The harshness of the techniques has resulted in criticism for Cheney's retreat even before it has opened.

“Let's call these disgusting techniques what they are: yoga,” said Red Cross spokesman Robert Bonner. “When the Khmer Rouge lined up dissidents in the streets and had them do the Bound Butterfly, it was yoga. When Mao took scholars out to the countryside and forced them to assume the Cobra Pose, it was yoga. This whole notion that it's yoga when other countries do it, but not when we do, is preposterous.”

The Red Cross teamed with other human rights organizations around the world in publishing an open letter calling on President Obama to ban Sivitanga, insisting that it violates the terms of the UN Convention on Yoga.

Cheney vehemently denied that the techniques constitute yoga, insisting that the word was used ironically in the name of his retreat. “The United States does not commit yoga. Period. These techniques were carried out in a manner that was humane, well-monitored, and conducive to increasing flexibility while improving general health.”

Student Ashley James, of Los Angeles, concurred. “I loved loved loved the waterboarding pose,” she said. “With all that heat in the room, it feels so good to have a little water sprinkled on you." James continued, "All of the survivors—or students, or whatever—were talking after the session, and we all agreed this is the most incredible kind of yoga we've ever taken part in. I just wish there was a Sivitanga studio near my apartment. If I could do Sivitanga after work and hit Jamba Juice on the way home? Ugh, it would be heaven on earth.”

Rose McDonald, of the Park Slope neighborhood of Brooklyn, agreed with Ms. James. “These new techniques are amazing. The limb-stretching exercises, and just the strain of being shackled for hours at a time, really helped me to get those last few pounds off after the pregnancy.”

According to one former advisor to the Vice President, Cheney decided to set up a yoga center within the week following the attacks of September 11. Another official close to the former Vice President suggested that, following his exit from public office, Cheney became obsessed with the idea that there was a connection between 9/11 and yoga instructors.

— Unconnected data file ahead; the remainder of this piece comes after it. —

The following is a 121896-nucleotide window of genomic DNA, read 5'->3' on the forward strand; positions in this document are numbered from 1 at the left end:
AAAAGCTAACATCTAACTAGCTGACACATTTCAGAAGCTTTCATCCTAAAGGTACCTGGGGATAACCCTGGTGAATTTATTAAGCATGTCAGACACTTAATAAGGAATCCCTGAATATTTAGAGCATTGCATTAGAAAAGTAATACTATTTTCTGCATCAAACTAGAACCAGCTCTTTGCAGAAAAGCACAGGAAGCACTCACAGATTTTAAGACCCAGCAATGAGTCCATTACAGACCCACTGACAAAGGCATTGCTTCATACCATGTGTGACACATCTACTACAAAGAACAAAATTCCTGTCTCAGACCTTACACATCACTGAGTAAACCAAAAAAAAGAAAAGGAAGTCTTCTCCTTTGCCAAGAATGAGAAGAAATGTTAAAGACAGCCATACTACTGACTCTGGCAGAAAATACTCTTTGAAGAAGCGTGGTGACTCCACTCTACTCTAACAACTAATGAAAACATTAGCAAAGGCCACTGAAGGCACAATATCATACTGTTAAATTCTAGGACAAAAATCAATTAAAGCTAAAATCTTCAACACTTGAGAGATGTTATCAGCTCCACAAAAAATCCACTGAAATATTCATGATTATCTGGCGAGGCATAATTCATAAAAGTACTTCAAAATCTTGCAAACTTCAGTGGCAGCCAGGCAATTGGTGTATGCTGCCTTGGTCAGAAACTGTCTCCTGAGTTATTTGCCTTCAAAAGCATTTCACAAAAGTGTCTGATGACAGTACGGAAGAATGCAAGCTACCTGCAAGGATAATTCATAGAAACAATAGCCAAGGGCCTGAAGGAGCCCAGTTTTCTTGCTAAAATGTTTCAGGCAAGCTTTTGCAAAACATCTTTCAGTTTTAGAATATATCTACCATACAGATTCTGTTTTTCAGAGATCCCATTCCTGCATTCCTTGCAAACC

This account squares with descriptions of sitings of the former Vice President at the test sessions. “I saw him wandering through the hallway, all crazy-eyed,” said Will Rudy. “He was approaching every yoga instructor he saw—with his eyes, seriously, like darts—trying to get them to cough up information on where Saddam Hussein's weapons of mass destruction were hidden.”

“I can't get over how creepy it was looking into those eyes,” Rudy said. “It was, like, torture.”

Friday, June 12, 2009

ATM Fees Begin to Exceed Withdrawal Amounts

by Benjo

Not sure how I feel about this. On the one hand, it seems wrong to go to an ATM and not get any money back because the fee is greater than the amount you want to withdraw. But on the other hand, ATMs are really convenient.
Rising ATM fees are nothing new. But recently, some patrons who try to withdraw cash from an ATM have been met with a surprise: the fees are actually larger than the amount of money they're trying to withdraw.

“The other day, I was trying to take twenty dollars out of my account,” said Chad Denton, 33. “But the ATM fee, as it turned out, was $25, so the ATM just subtracted the difference, and I didn't end up getting any cash back.” Denton, a Bank of America account holder, said, “I actually have to get five bucks to B of A now.”

Millie Davis, a Bank of America spokesperson, confirmed that Denton's experience was expected. “At some of our branches, fees reach as high as $30,” said Davis. “If customers are interested in receiving money, they will have to withdraw more than that. If they fail to do so, as was true in Mr. Denton's case, they will end up owing us money.”

Davis attributed the rising fees to the increasingly sophisticated touch-screen technology used by the machines. “The touch screens literally provide a tangible benefit to our customers,” she said. “Customers always have the option of a no-fee ATM that doesn't have a touch screen: it's called a mattress.”

A spokesperson for Sealy confirmed Davis's claim, but indicated that the mattress company is looking into the possibility of imposing fees each time a customer withdraws money from under a mattress.

Despite the increasing costs of using an ATM, customers remain undeterred from using them. “It's just so convenient to have a place on my block where I can just get money,” Denton said. “I mean, sure, I didn't actually get any money this time around, but still, the convenience makes it worth it.”

In an effort to make customers' ATM experiences even more convenient, Davis said, Bank of America will soon begin offering receipts of their transactions to customers who pay a mere $5 fee.